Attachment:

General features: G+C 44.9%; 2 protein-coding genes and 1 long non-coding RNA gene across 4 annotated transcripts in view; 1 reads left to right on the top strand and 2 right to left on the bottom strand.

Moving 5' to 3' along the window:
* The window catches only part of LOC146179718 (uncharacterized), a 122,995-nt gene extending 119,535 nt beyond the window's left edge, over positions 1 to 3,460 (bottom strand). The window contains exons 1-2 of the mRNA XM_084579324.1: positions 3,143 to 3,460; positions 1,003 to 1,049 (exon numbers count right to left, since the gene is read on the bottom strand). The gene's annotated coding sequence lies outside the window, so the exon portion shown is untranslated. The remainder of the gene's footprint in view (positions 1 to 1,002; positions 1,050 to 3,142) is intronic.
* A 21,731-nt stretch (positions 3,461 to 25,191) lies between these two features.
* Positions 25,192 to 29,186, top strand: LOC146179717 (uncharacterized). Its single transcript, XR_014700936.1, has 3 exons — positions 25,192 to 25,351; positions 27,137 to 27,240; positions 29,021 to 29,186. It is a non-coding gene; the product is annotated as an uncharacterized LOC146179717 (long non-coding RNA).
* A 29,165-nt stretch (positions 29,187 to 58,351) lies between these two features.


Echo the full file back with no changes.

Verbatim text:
General features: G+C 44.9%; 2 protein-coding genes and 1 long non-coding RNA gene across 4 annotated transcripts in view; 1 reads left to right on the top strand and 2 right to left on the bottom strand.

Moving 5' to 3' along the window:
* The window catches only part of LOC146179718 (uncharacterized), a 122,995-nt gene extending 119,535 nt beyond the window's left edge, over positions 1 to 3,460 (bottom strand). The window contains exons 1-2 of the mRNA XM_084579324.1: positions 3,143 to 3,460; positions 1,003 to 1,049 (exon numbers count right to left, since the gene is read on the bottom strand). The gene's annotated coding sequence lies outside the window, so the exon portion shown is untranslated. The remainder of the gene's footprint in view (positions 1 to 1,002; positions 1,050 to 3,142) is intronic.
* A 21,731-nt stretch (positions 3,461 to 25,191) lies between these two features.
* Positions 25,192 to 29,186, top strand: LOC146179717 (uncharacterized). Its single transcript, XR_014700936.1, has 3 exons — positions 25,192 to 25,351; positions 27,137 to 27,240; positions 29,021 to 29,186. It is a non-coding gene; the product is annotated as an uncharacterized LOC146179717 (long non-coding RNA).
* A 29,165-nt stretch (positions 29,187 to 58,351) lies between these two features.